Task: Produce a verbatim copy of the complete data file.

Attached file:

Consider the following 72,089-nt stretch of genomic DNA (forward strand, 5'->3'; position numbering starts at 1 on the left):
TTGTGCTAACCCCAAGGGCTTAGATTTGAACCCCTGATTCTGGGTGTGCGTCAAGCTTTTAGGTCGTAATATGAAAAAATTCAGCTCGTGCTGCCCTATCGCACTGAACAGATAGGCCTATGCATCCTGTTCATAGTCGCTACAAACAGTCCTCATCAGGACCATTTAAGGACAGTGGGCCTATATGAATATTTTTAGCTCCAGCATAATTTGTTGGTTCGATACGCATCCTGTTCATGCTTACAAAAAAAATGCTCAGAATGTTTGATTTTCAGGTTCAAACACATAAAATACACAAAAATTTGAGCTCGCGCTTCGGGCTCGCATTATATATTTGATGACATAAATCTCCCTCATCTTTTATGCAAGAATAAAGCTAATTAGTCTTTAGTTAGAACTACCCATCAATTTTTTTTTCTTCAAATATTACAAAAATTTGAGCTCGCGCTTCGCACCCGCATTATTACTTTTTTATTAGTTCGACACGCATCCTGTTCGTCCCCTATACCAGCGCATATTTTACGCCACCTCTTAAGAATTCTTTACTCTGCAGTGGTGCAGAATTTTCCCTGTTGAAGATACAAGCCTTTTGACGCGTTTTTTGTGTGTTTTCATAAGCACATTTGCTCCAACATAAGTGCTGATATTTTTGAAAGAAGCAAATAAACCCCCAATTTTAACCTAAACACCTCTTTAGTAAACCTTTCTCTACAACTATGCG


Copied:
Consider the following 72,089-nt stretch of genomic DNA (forward strand, 5'->3'; position numbering starts at 1 on the left):
TTGTGCTAACCCCAAGGGCTTAGATTTGAACCCCTGATTCTGGGTGTGCGTCAAGCTTTTAGGTCGTAATATGAAAAAATTCAGCTCGTGCTGCCCTATCGCACTGAACAGATAGGCCTATGCATCCTGTTCATAGTCGCTACAAACAGTCCTCATCAGGACCATTTAAGGACAGTGGGCCTATATGAATATTTTTAGCTCCAGCATAATTTGTTGGTTCGATACGCATCCTGTTCATGCTTACAAAAAAAATGCTCAGAATGTTTGATTTTCAGGTTCAAACACATAAAATACACAAAAATTTGAGCTCGCGCTTCGGGCTCGCATTATATATTTGATGACATAAATCTCCCTCATCTTTTATGCAAGAATAAAGCTAATTAGTCTTTAGTTAGAACTACCCATCAATTTTTTTTTCTTCAAATATTACAAAAATTTGAGCTCGCGCTTCGCACCCGCATTATTACTTTTTTATTAGTTCGACACGCATCCTGTTCGTCCCCTATACCAGCGCATATTTTACGCCACCTCTTAAGAATTCTTTACTCTGCAGTGGTGCAGAATTTTCCCTGTTGAAGATACAAGCCTTTTGACGCGTTTTTTGTGTGTTTTCATAAGCACATTTGCTCCAACATAAGTGCTGATATTTTTGAAAGAAGCAAATAAACCCCCAATTTTAACCTAAACACCTCTTTAGTAAACCTTTCTCTACAACTATGCG